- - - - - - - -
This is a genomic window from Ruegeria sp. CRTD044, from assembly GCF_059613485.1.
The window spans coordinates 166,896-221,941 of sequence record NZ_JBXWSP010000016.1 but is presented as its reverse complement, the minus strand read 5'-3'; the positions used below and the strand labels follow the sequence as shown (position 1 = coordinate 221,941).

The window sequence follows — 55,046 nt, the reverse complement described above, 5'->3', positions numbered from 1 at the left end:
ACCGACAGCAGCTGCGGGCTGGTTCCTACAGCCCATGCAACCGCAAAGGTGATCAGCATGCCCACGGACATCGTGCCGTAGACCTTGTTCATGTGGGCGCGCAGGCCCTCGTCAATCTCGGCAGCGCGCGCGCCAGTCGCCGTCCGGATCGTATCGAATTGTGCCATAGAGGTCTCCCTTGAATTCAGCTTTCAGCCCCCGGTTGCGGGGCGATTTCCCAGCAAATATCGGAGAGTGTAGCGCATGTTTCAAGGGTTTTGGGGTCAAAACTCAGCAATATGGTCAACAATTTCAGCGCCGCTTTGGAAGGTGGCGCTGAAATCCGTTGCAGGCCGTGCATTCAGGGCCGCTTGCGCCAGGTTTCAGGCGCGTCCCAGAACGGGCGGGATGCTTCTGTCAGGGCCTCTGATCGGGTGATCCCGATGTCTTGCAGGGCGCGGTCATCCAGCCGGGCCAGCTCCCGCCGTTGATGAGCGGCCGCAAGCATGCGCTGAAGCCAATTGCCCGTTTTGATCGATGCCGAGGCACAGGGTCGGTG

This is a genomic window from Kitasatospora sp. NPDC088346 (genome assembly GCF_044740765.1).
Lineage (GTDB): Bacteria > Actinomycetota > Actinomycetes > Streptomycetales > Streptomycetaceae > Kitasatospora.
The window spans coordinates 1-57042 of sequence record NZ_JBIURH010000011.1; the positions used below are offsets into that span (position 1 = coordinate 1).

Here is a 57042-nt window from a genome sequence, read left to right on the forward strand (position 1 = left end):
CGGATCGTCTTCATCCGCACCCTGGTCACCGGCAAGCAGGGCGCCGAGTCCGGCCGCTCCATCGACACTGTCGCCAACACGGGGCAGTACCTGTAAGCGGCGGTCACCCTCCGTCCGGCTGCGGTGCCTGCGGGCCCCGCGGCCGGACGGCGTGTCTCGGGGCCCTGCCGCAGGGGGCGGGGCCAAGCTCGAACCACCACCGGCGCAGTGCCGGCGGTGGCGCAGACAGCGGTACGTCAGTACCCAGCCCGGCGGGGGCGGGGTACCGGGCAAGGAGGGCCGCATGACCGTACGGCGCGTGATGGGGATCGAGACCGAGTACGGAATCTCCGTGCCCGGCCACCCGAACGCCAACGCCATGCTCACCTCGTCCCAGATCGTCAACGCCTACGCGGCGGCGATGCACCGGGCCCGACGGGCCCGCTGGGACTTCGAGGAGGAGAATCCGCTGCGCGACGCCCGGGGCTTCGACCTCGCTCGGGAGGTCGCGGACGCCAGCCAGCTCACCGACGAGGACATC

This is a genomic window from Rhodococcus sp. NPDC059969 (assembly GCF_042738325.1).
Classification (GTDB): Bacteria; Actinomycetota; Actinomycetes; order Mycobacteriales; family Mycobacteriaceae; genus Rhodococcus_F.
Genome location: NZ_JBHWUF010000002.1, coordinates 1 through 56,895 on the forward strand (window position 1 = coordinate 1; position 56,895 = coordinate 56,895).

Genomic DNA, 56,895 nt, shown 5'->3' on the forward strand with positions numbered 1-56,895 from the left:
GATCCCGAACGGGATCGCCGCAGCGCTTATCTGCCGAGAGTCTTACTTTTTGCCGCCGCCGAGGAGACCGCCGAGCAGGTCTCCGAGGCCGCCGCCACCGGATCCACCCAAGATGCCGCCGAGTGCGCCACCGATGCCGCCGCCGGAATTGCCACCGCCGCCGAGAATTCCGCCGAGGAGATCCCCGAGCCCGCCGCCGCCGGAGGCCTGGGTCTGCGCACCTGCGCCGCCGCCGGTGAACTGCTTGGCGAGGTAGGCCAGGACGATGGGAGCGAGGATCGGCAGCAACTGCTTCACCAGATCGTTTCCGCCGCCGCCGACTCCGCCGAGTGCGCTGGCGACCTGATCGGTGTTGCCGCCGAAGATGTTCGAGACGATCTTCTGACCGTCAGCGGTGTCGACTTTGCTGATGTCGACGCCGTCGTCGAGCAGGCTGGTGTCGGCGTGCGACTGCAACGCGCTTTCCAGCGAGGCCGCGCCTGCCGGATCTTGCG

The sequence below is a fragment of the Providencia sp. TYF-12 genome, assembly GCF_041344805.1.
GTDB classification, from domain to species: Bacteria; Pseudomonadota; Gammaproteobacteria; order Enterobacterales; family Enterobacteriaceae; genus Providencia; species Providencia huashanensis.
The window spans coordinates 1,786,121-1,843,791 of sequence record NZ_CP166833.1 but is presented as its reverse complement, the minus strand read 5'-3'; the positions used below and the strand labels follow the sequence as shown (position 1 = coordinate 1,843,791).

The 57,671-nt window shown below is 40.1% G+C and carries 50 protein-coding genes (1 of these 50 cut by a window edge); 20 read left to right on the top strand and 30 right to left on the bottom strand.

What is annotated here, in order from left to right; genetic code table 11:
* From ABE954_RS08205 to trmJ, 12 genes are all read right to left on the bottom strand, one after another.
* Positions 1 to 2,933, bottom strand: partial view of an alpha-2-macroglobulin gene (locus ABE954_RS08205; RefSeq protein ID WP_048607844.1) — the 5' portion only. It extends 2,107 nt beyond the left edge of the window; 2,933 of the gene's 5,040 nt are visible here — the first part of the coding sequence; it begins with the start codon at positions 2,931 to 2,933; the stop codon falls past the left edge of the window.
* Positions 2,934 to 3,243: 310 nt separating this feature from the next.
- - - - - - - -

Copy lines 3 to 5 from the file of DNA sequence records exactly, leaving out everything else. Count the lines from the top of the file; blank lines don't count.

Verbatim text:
The window sequence follows — 55,046 nt, the reverse complement described above, 5'->3', positions numbered from 1 at the left end:
ACCGACAGCAGCTGCGGGCTGGTTCCTACAGCCCATGCAACCGCAAAGGTGATCAGCATGCCCACGGACATCGTGCCGTAGACCTTGTTCATGTGGGCGCGCAGGCCCTCGTCAATCTCGGCAGCGCGCGCGCCAGTCGCCGTCCGGATCGTATCGAATTGTGCCATAGAGGTCTCCCTTGAATTCAGCTTTCAGCCCCCGGTTGCGGGGCGATTTCCCAGCAAATATCGGAGAGTGTAGCGCATGTTTCAAGGGTTTTGGGGTCAAAACTCAGCAATATGGTCAACAATTTCAGCGCCGCTTTGGAAGGTGGCGCTGAAATCCGTTGCAGGCCGTGCATTCAGGGCCGCTTGCGCCAGGTTTCAGGCGCGTCCCAGAACGGGCGGGATGCTTCTGTCAGGGCCTCTGATCGGGTGATCCCGATGTCTTGCAGGGCGCGGTCATCCAGCCGGGCCAGCTCCCGCCGTTGATGAGCGGCCGCAAGCATGCGCTGAAGCCAATTGCCCGTTTTGATCGATGCCGAGGCACAGGGTCGGTG

This is a genomic window from Kitasatospora sp. NPDC088346 (genome assembly GCF_044740765.1).